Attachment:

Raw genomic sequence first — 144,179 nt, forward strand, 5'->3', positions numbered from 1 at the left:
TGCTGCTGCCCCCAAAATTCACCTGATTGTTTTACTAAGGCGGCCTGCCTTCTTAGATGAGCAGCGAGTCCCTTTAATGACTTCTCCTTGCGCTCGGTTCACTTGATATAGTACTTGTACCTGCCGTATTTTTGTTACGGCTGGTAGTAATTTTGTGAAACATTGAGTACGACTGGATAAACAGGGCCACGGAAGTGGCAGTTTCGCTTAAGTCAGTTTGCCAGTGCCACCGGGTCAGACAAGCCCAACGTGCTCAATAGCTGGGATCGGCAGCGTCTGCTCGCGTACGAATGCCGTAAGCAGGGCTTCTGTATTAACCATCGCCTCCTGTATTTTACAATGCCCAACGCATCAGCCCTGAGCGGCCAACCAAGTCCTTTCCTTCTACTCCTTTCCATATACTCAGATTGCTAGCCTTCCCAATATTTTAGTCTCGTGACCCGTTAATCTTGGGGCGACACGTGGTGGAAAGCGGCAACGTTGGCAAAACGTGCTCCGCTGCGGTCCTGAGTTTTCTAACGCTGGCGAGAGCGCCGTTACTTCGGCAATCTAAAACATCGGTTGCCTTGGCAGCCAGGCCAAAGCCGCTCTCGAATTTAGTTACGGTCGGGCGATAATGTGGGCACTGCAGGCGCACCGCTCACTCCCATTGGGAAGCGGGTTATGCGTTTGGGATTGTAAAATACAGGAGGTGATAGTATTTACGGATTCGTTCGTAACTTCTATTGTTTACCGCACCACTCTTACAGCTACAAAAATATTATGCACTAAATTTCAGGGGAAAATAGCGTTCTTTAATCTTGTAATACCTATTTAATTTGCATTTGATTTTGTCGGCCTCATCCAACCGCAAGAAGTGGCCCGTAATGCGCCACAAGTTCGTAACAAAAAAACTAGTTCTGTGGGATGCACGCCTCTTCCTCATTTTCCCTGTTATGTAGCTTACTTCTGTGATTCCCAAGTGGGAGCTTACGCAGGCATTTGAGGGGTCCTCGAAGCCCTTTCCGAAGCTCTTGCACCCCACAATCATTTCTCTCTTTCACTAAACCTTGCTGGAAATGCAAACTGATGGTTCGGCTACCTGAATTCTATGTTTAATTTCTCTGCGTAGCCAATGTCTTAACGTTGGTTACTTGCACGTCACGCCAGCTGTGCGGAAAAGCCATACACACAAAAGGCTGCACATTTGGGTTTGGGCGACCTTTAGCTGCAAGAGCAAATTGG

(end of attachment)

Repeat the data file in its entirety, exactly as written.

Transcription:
Raw genomic sequence first — 144,179 nt, forward strand, 5'->3', positions numbered from 1 at the left:
TGCTGCTGCCCCCAAAATTCACCTGATTGTTTTACTAAGGCGGCCTGCCTTCTTAGATGAGCAGCGAGTCCCTTTAATGACTTCTCCTTGCGCTCGGTTCACTTGATATAGTACTTGTACCTGCCGTATTTTTGTTACGGCTGGTAGTAATTTTGTGAAACATTGAGTACGACTGGATAAACAGGGCCACGGAAGTGGCAGTTTCGCTTAAGTCAGTTTGCCAGTGCCACCGGGTCAGACAAGCCCAACGTGCTCAATAGCTGGGATCGGCAGCGTCTGCTCGCGTACGAATGCCGTAAGCAGGGCTTCTGTATTAACCATCGCCTCCTGTATTTTACAATGCCCAACGCATCAGCCCTGAGCGGCCAACCAAGTCCTTTCCTTCTACTCCTTTCCATATACTCAGATTGCTAGCCTTCCCAATATTTTAGTCTCGTGACCCGTTAATCTTGGGGCGACACGTGGTGGAAAGCGGCAACGTTGGCAAAACGTGCTCCGCTGCGGTCCTGAGTTTTCTAACGCTGGCGAGAGCGCCGTTACTTCGGCAATCTAAAACATCGGTTGCCTTGGCAGCCAGGCCAAAGCCGCTCTCGAATTTAGTTACGGTCGGGCGATAATGTGGGCACTGCAGGCGCACCGCTCACTCCCATTGGGAAGCGGGTTATGCGTTTGGGATTGTAAAATACAGGAGGTGATAGTATTTACGGATTCGTTCGTAACTTCTATTGTTTACCGCACCACTCTTACAGCTACAAAAATATTATGCACTAAATTTCAGGGGAAAATAGCGTTCTTTAATCTTGTAATACCTATTTAATTTGCATTTGATTTTGTCGGCCTCATCCAACCGCAAGAAGTGGCCCGTAATGCGCCACAAGTTCGTAACAAAAAAACTAGTTCTGTGGGATGCACGCCTCTTCCTCATTTTCCCTGTTATGTAGCTTACTTCTGTGATTCCCAAGTGGGAGCTTACGCAGGCATTTGAGGGGTCCTCGAAGCCCTTTCCGAAGCTCTTGCACCCCACAATCATTTCTCTCTTTCACTAAACCTTGCTGGAAATGCAAACTGATGGTTCGGCTACCTGAATTCTATGTTTAATTTCTCTGCGTAGCCAATGTCTTAACGTTGGTTACTTGCACGTCACGCCAGCTGTGCGGAAAAGCCATACACACAAAAGGCTGCACATTTGGGTTTGGGCGACCTTTAGCTGCAAGAGCAAATTGG